Great printable stuff here at Social Studies in Flight! I like it because it is information with assessments built in. Plus, great pictures! I am probably going to do just the History of Flight section.
I think we will focus on fundamental forces of flight (lift, gravity, drag, and thrust) and then move into the flight degrees of movement (pitch, roll, and yaw). Found a great idea for demonstrating this (building a clay airplane and using skewers), here.
White Knight (the minivan) broke down over the weekend, so it's a good thing we planned to stay home and use this as our research day! I am hoping it will be fixed by tomorrow so we can do the field trips more easily.
The Emperor will be on Summer Vacation in just four...more...days...
We ended up showing pitch, roll, and yaw by "flying" Choclo and Oob. We skipped the skewers. Everyone wanted me to "fly" them, but I took the better part of valor and had them pretend to be airplanes while I called out directions. This sparked a a good discussion of how the added dimensions of air flight made control of a plane much more difficult than earlier forms of transportation.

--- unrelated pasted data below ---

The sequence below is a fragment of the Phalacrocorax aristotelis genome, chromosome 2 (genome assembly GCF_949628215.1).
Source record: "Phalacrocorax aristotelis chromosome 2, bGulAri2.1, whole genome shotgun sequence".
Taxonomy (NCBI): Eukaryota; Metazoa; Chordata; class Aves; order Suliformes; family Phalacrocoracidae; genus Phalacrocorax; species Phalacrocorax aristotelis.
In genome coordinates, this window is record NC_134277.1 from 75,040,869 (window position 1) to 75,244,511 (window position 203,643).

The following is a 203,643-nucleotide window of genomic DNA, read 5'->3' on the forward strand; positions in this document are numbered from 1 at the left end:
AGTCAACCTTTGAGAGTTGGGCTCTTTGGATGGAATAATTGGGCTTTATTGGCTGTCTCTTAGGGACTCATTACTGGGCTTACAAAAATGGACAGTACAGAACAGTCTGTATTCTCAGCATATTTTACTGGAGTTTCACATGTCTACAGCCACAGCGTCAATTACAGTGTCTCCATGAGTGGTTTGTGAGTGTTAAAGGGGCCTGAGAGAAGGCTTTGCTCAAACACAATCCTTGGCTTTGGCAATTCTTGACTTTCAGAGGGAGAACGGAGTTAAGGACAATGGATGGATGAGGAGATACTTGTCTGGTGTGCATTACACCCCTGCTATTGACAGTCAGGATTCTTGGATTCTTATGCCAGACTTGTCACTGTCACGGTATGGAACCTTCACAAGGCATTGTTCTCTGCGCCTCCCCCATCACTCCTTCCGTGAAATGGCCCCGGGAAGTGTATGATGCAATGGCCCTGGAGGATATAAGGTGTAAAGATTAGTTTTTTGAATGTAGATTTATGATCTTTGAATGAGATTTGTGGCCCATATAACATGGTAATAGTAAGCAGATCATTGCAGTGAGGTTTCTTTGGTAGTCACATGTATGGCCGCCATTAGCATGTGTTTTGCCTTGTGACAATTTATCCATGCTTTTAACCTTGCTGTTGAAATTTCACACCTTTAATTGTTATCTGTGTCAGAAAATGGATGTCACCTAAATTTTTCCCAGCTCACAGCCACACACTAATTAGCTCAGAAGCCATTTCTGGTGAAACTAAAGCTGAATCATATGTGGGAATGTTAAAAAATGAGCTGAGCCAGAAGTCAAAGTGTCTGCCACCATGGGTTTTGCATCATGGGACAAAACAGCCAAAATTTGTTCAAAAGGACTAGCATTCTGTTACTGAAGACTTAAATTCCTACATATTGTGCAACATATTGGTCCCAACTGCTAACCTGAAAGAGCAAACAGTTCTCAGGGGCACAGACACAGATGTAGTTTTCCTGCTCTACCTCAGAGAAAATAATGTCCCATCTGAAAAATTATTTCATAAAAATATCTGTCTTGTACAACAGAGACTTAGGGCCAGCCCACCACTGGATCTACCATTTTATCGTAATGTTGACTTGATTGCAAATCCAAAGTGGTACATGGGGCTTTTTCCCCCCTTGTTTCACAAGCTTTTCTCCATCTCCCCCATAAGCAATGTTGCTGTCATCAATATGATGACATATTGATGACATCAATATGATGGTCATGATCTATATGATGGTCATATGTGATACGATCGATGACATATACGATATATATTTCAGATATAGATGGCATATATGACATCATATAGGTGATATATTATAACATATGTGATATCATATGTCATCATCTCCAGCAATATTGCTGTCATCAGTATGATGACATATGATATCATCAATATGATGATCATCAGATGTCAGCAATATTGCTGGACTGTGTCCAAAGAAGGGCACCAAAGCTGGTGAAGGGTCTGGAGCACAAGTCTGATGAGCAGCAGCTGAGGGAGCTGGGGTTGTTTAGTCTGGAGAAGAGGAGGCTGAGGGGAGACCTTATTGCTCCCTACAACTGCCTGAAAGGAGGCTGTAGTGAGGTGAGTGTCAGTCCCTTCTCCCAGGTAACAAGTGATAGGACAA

While discussing the history of flight, we got off on a discussion of the Hindenberg, which led to talking about hydrogen and helium, relative lightness (helium does not weigh less than nothing, it weighs less than air) and their positioning on the Periodic Table. They are next to each other in order, but opposite in location because one is reactive and the other inert. I barely managed to restrain myself from launching into an explanation of electron shells (because the set up of the shells are the only thing that make it all make sense). I always wonder if these digressions end up being helpful connections which make sense of the world or unhelpful distractions which mean we never finish a topic.